Dye-Gest: Kicking Game Decides Close Contests

Proper execution in the kicking game or mistakes in the kicking game determine which team wins or loses close football games.

As I mentioned in a previous column about factors that go into winning and losing close football games, I wrote that the worst penalty that you can get is on a kicking down whether it is on a field goal, a kickoff return, a punt return or whatever. A perfect example of that happened Saturday night at Jordan-Hare Stadium where the Auburn vs. Clemson game was decided by a penalty in the kicking game.

A penalty when the ball has changed hands, or is getting ready to change hands, can be huge because there is so much field position lost by somebody pushing in the back, holding, being offsides or whatever. Any penalty you get in the kicking game is magnified in determining the outcome of a close game because the kicking downs are so critical in the outcome.

On Saturday night in the overtime Clemson's center picked up the football and had a false snap for a penalty on the play when the freshman kicker made his field goal. After the penalty the kid misses on the second field goal and that is what the game boiled down to. Who knows what would have happened if there hadn't been a penalty and the kid's first field goal was good. At the time that happened it wasn't clearcut which team had the momentum in the game.

Thinking back over my life in football there have been a lot of games I was involved in that were won or lost by big plays in the kicking game. One of those was in my senior year playing at Georgia when we beat Georgia Tech 7-6 and I blocked an extra point and field goal.

The season when we won the SEC Championship we almost lost to Auburn because of a mistake in the kicking game. Auburn scored its only touchdown that day when our up-back backed into the punter and Auburn got the ball at our two-yard line. We ended up winning the game 13-7 thanks to a big play from one of our kicking teams when Charlie Britt ran a punt back 39 yards for a touchdown.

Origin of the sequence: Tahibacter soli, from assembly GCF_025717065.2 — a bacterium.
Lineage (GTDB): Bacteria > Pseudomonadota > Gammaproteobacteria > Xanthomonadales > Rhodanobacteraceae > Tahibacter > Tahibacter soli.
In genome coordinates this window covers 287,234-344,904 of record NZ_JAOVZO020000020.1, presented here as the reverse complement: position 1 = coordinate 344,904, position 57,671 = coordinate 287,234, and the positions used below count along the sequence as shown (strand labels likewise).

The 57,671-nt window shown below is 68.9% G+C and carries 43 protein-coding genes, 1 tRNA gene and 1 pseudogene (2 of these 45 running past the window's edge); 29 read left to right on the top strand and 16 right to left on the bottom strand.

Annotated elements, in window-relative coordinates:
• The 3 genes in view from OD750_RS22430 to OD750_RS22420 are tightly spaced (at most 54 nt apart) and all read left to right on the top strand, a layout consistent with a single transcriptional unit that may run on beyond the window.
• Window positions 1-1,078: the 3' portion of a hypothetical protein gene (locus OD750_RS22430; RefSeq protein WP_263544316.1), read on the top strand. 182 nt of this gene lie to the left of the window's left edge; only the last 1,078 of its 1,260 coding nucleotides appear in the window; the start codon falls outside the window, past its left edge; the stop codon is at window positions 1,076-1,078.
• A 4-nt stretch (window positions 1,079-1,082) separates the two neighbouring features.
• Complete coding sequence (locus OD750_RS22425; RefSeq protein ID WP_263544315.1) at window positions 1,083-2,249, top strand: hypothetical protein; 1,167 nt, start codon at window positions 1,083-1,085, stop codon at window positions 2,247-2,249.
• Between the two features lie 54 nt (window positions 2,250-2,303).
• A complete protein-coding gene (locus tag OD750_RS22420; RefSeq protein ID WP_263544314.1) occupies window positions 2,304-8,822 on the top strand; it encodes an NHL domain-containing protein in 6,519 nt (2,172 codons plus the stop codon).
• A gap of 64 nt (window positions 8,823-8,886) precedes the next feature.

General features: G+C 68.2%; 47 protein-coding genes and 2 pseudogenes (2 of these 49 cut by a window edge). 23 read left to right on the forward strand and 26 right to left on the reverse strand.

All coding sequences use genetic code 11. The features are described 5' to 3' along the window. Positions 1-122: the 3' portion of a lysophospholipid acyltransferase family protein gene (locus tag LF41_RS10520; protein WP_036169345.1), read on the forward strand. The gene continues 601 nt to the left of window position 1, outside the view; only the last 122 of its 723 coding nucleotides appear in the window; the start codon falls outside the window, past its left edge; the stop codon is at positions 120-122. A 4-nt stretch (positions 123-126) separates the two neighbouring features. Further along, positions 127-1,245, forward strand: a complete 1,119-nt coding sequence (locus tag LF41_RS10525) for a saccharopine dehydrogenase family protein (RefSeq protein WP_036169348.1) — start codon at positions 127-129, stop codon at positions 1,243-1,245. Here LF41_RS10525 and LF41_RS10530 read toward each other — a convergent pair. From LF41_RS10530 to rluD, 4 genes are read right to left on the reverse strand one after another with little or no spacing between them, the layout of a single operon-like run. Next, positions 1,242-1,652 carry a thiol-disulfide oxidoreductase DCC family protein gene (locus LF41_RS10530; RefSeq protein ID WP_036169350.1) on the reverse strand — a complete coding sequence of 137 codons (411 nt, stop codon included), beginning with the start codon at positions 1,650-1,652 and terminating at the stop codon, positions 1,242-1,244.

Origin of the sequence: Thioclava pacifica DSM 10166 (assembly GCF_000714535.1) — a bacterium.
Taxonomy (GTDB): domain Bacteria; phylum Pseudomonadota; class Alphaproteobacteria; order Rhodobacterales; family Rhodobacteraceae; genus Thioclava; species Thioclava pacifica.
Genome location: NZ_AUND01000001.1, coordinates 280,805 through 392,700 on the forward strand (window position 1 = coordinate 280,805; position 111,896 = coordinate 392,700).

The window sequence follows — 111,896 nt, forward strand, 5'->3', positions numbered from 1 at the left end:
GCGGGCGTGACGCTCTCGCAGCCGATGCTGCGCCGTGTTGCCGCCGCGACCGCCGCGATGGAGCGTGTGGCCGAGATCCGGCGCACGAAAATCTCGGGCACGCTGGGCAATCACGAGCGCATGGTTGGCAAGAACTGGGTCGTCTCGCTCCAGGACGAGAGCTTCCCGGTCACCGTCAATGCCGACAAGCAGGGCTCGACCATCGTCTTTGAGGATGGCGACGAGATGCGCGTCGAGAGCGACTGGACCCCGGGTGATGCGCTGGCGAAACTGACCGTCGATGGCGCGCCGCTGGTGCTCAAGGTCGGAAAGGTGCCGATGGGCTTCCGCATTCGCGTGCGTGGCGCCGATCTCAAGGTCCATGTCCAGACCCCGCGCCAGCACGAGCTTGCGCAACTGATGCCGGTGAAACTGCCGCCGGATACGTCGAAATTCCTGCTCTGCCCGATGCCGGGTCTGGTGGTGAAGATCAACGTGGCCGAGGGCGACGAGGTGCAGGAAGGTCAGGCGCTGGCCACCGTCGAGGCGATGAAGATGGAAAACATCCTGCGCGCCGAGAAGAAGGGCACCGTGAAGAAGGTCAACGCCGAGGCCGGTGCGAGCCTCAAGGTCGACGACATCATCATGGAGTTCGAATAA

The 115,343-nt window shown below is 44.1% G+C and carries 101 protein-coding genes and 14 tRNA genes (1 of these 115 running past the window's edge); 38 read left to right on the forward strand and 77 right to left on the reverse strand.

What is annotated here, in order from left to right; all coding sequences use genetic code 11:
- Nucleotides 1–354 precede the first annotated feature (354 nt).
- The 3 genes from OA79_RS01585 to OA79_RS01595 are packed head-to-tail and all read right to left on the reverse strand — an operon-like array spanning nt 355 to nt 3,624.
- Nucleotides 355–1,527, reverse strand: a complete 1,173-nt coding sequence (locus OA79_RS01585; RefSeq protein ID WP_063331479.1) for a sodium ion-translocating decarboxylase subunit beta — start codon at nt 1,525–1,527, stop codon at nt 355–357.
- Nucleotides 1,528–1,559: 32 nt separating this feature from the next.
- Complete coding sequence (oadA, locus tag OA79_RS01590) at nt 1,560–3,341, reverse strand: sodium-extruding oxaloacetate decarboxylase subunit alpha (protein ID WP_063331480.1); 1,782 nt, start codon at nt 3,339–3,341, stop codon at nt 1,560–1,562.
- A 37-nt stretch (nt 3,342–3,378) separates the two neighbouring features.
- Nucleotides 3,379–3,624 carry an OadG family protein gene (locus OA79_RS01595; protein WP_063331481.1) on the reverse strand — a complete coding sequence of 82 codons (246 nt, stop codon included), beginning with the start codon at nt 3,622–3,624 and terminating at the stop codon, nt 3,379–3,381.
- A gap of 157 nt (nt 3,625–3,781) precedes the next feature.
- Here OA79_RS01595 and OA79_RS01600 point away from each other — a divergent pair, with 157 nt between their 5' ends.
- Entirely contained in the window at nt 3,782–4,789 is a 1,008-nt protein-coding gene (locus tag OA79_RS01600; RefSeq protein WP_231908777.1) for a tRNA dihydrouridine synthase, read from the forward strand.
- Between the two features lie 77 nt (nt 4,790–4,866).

My senior season at Georgia when we played Auburn the kicking game was the big factor, too, as Ed Dyas made three field goals for Auburn and Durwood Pennington kicked two for Georgia in a game that ended 9-6.

Probably two of the most talked about games in the Auburn-Alabama series were decided by big plays in the kicking game. Fans still remember Auburn's 17-16 win in 1972 when Bill Newton blocked two Alabama punts in the fourth quarter and David Langner returned both of them for touchdowns. Alabama had dominated the football game, but led only 16-0 when Auburn finally scored on a long field goal by Gardner Jett. What happened after that led to one of the most celebrated wins in Auburn history.

In the 1985 Auburn-Alabama game the lead changed hands three or four times in the fourth quarter and the game came down to Van Tiffin having to make a 53 or 54 yard field goal to win it for Alabama. He makes it and that makes him an Alabama hero forever.

I look back on the Auburn-Alabama series and we are a missed field goal by Robert McGinty and a made field goal by Van Tiffin away from winning eight in a row against Alabama so the kicking game has got a much more significant role in winning and losing than most people think it does.

Against Clemson on Saturday, Wes Byrum makes a long field to put Auburn up by three in overtime and that was the difference in the game. That same night Arizona was playing at home against Iowa and Arizona blocked a punt for a touchdown and they ran a kickoff back for a touchdown. Because of those plays they have their biggest win in years as a direct result of the kicking game.

The same day in the Michigan State and Notre Dame game Notre Dame makes a field goal in overtime and then Michigan State fakes a field goal and scores a touchdown to win. A big part of the kicking game is being able to defend fake kicks and punts and that was the difference in that one.

Nobody understands better than a head football coach how much the kicking game can determine the winner in a close game and how important it is to have good kickers on your team.

So what kind of guy does it take to be a successful kicker? I don't know if I can answer that. I do know that most of the kickers we signed out of high school didn't end up being our kickers whether it was on field goals or punts. For whatever reason there are always a lot of walk-on kickers and punters who developed into our starters. They would get out there in practice and start competing. You would have maybe 15 punters and 15 more kickers trying out for the team and they would start weeding themselves out. They can see out there on the practice field what the pecking order is.